With basic electronics of just a fan and a motor, a bubble machine is also a really easy first electronics project. This one I threw together with spare minutes here and there across the period of a week. The longest part was waiting for the centrifugal fan to arrive from Amazon, the best part was making a lot of mess in the Instructables office before realising that the shower would be a better place to blow bubbles while testing.
My bubble machine was made to keep my friends' toddler amused. She loves bubbles but is at an age where blowing them herself is rather hit or miss (not to mention messy). She spent a VERY happy 15 minutes running through and around them in the street outside, afterwhich the adults stepped in to play with heating the bubbles to see if they'd go higher, or experimenting with different bubble mixes to see if any where noticably better.
Earn 3 months pro membership: Anyone who makes their own bubble machine and posts a photo in the comments will get a code for 3 months of pro membership from me.
Step 1: Tools & Materials
These are the tools and materials that I used for my bubble machine. Yours will differ greatly depending on what you have available. This is a great project to do with scraps, and odds and ends all hacked together. It doesn't have to look amazing to be a lot of fun, it just has to work.
To make it easier for others to reproduce this, I've done away with my normal format of exactly what to use and instead broken it down into the five main components the machine's made from. The 5 steps after this talk about what alternatives you could use and what each has to do to make a great bubble machine. I then give details on how to assemble it if you did it exactly like mine.
Trough: To hold the bubble solution. It needs to be waterproof and not too shallow, that's it.
Bubble Ring: A ring of holes that will spin slowly through the trough picking up the bubble solution. As it lifts out of the trough the holes pass before a blower to form the bubbles.
Motion: A slowly moving motor to spin the bubble ring. A continuous servo is perfect for this.
Blower: Something with a bit of puff. Will force the bubble liquid out of the holes in the ring, forming BUBBLES! I used this 12V centrifugal server fan from Amazon.
Power: A power source or two for the blower and spinner.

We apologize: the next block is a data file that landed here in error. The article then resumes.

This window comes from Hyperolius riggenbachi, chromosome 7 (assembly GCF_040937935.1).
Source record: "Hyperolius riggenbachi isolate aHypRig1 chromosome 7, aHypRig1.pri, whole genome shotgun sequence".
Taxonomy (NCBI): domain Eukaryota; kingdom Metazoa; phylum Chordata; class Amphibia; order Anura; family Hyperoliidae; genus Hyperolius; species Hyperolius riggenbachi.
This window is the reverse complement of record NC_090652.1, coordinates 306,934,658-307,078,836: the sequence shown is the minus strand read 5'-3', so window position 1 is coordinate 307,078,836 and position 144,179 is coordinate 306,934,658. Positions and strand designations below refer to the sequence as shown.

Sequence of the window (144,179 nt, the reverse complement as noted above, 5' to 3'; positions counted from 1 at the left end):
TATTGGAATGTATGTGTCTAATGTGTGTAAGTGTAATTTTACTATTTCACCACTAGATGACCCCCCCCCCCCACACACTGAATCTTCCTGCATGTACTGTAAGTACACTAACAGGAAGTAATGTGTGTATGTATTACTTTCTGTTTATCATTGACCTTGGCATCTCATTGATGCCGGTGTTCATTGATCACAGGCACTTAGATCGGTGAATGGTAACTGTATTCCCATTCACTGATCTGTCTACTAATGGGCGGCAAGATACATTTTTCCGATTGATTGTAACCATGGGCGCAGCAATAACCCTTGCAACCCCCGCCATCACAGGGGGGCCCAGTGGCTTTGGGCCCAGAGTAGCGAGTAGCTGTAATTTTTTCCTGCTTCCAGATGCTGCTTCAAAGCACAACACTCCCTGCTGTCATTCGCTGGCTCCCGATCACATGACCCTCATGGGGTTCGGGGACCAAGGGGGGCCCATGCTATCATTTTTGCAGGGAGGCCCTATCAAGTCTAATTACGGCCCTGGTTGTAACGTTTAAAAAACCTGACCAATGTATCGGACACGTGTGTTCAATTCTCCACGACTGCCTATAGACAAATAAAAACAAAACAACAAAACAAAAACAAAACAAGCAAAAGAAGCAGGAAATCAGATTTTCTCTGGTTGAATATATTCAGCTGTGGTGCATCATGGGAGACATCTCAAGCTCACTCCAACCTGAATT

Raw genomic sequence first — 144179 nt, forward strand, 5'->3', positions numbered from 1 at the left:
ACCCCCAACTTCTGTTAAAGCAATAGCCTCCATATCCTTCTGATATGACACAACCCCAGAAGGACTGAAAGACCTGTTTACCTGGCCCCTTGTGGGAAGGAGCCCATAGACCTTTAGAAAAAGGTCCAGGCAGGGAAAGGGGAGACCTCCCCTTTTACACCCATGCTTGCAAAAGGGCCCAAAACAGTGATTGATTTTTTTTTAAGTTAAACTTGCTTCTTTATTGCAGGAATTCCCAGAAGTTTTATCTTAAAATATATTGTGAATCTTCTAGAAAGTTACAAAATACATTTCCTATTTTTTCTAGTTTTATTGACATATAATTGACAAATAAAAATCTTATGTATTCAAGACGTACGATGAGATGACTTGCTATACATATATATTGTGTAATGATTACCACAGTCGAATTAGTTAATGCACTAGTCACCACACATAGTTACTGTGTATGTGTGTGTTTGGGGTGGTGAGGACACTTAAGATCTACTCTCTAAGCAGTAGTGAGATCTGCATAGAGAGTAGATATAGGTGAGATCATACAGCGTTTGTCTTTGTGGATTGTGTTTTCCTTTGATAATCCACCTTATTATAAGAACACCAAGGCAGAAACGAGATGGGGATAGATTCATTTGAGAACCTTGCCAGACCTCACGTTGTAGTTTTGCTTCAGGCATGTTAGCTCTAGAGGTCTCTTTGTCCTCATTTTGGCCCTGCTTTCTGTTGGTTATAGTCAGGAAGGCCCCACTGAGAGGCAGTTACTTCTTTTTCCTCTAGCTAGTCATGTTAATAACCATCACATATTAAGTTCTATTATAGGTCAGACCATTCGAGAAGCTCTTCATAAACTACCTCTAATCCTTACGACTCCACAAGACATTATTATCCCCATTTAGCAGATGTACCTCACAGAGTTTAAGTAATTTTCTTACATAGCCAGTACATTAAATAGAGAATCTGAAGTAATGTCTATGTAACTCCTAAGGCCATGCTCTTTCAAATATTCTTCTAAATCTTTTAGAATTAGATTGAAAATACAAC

You'll also need nuts, bolts, hot glue or superglue to hold everything together.
The files I used for laser cutting are included in this step.
Step 2: Trough
All that matters is that it'll hold the liquid and you can mount your motor of choice onto it.
Mine was drawn in Alibre Design then the tabs were adding using a beta version of 123d plate which will hopefully soon be available as part of 123d. I then laser cut it in 1/8" acrylic and used super glue to hold it together. To waterproof the joints I ran a line of clear packing tape down the outside. I also included in the design some slots raised above the trough on which to mount my servo. Hot glue would have worked equally well!
Step 3: Bubble Ring
Mine's cut from 1\8" acrylic with 16 holes around a 6" perimeter. Each hole has slots cut into it so that it'll hold more liquid. There are holes cut in the middle to mount it to a standard servo arm with self tapping screws.
Step 4: Motion
I went for a modified servo, it has a nice slow rotation and requires just two AA batteries. This tutorial by robomaniac shows you how to modify a servo to not require the control signal. You could also use any geared motor from an electronics store or even a standard K'nex or Lego one.
Step 5: Blower
You could also use a hair dryer, heat gun on its cold setting, a small desk fan with a cone on it. I don't recommend reversing a vacuum cleaner, it made a lot of mess in the Instructables office!
Step 6: Power
What motors you choose to run will determine what battery or adaptor you need.
Step 7: Assembly
Photo 1: The servo is bolted to the trough with two M4 machine screws and nuts. The AA battery holder is hot glued to the trough and wires to the servo are soldered and insulated.
Photo 2: The bubble ring is screwed on to the servo with 4 self tapping screws. Note how close to the bottom of the trough the ring must go so that it picks up every last bit of bubble liquid.
Photo 3: A rear view of the ring on the servo.
Photo 4: A centrifugal fan is glued onto the back, pointing at the holes in the ring. Test where it has to point before glueing it, see where you get the best bubbles. I found that with it pointing there the bubbles shot up as well as out. For testing I used a bench top power supply, outside I switched to a 12V cordless drill battery.
Step 8: Operation
A 12V cordless drill battery made a great portable power supply for the bubble machine, they're easily available and easily rechargable and much more convenient than trailing wires from a benchtop supply.
The bubble solution I used was 1/2 dish washing liquid and 1/2 water as I soon ran out of the original bottle of miracle bubbles. This 50:50 mix worked really well, though some people also recommend a spoon full of glycerine thrown in too.
Once whatever kid that the machine was intended for has grown bored and moved over, the adults get to play! It turns out that pre-heating the air with a hair drier or blasting it high speed with a reversed shop vac is a lot of fun, though I'll leave you to find out why.